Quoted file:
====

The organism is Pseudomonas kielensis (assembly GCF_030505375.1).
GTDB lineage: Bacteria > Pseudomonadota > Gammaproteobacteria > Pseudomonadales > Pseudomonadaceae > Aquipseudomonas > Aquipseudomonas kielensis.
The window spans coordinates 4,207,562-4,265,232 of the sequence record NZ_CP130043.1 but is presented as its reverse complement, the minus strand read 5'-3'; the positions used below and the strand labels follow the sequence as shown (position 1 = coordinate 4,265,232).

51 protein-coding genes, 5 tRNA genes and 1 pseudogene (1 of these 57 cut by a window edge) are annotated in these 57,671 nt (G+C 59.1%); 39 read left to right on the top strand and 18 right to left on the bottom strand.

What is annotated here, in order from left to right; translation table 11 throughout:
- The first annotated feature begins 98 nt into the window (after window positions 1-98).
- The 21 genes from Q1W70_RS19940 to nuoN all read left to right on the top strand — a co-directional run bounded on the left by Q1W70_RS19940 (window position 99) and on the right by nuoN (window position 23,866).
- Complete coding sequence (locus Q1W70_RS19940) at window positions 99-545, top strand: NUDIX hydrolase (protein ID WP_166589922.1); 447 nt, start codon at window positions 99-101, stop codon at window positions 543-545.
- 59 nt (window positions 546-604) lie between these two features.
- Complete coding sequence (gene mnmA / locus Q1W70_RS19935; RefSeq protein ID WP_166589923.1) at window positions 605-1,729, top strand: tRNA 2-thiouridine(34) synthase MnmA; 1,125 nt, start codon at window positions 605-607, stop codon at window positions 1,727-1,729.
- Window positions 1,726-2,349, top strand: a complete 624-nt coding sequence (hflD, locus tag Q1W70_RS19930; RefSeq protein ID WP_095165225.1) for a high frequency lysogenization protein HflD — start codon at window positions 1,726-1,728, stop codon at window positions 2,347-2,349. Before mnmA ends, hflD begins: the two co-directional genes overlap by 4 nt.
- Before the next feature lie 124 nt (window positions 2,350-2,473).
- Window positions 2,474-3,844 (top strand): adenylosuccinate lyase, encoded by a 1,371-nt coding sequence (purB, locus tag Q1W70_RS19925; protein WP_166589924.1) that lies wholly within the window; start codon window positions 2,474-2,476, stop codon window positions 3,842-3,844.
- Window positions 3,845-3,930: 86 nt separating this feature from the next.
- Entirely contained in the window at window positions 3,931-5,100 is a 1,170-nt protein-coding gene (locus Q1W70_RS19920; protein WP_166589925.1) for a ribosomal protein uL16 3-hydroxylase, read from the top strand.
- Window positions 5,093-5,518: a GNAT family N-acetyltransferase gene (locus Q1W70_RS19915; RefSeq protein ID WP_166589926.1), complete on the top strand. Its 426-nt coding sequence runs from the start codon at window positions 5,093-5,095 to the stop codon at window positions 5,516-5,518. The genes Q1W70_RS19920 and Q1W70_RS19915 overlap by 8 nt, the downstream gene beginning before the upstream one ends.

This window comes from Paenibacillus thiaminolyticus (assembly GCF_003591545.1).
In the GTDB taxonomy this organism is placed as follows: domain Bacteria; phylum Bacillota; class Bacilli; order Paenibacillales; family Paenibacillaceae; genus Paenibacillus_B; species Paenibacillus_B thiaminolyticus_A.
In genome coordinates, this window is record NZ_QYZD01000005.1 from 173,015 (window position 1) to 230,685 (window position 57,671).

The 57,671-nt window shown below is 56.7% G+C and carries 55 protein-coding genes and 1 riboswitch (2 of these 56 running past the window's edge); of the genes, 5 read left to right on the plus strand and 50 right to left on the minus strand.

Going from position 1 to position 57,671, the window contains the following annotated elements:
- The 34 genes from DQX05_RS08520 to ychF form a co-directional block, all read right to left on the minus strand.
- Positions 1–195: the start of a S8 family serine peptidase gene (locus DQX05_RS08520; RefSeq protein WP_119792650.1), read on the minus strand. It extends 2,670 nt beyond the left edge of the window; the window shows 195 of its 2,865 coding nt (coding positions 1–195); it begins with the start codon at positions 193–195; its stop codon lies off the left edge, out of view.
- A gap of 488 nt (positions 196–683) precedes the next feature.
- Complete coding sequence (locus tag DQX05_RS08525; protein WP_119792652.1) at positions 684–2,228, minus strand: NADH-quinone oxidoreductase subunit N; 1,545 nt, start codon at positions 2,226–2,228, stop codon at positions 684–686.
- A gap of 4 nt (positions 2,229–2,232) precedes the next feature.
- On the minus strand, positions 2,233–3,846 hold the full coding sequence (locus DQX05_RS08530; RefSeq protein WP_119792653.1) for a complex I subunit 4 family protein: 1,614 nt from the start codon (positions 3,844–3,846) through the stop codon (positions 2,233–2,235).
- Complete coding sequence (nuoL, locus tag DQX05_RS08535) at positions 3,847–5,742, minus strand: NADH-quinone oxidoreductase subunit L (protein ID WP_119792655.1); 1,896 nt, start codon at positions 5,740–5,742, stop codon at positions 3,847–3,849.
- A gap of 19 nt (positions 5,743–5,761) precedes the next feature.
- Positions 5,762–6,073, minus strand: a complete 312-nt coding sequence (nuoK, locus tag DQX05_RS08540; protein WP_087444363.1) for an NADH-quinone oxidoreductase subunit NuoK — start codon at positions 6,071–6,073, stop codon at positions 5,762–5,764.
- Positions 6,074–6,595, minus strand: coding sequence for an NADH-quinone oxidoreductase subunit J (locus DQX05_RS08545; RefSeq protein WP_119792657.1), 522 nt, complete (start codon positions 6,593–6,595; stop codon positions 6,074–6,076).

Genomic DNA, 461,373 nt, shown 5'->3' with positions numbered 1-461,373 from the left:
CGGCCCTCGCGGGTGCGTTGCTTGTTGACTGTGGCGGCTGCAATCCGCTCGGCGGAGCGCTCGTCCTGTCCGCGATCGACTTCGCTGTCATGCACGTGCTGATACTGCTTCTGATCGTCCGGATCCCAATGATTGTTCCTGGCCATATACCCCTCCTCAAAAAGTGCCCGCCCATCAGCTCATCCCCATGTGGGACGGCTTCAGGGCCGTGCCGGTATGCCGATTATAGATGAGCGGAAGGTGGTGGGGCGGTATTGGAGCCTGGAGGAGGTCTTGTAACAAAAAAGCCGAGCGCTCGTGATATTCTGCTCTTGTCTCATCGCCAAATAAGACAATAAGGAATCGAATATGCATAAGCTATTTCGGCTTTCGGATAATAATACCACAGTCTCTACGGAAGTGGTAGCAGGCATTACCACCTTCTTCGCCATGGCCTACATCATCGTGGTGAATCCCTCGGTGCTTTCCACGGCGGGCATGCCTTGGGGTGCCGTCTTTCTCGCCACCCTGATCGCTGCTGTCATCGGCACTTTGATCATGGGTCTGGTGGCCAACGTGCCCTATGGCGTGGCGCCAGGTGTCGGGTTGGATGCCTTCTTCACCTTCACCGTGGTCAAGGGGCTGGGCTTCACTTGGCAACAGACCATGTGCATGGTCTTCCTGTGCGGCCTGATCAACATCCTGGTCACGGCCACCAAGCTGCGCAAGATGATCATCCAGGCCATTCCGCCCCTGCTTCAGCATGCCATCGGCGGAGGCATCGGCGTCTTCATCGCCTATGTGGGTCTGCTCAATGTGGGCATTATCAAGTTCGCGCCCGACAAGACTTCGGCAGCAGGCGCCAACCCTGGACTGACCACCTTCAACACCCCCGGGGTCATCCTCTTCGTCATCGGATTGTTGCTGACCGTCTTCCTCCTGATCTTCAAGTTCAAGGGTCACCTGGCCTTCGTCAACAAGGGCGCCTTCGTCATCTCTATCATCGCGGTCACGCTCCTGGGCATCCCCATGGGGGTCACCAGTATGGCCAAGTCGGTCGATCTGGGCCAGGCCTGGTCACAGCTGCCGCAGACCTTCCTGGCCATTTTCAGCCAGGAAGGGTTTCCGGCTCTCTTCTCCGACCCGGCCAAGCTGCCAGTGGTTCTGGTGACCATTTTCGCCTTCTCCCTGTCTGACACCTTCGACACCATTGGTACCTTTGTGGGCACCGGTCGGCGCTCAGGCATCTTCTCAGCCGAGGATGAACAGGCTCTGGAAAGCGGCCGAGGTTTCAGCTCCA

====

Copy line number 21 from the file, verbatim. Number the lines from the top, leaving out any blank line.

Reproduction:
Going from position 1 to position 57,671, the window contains the following annotated elements: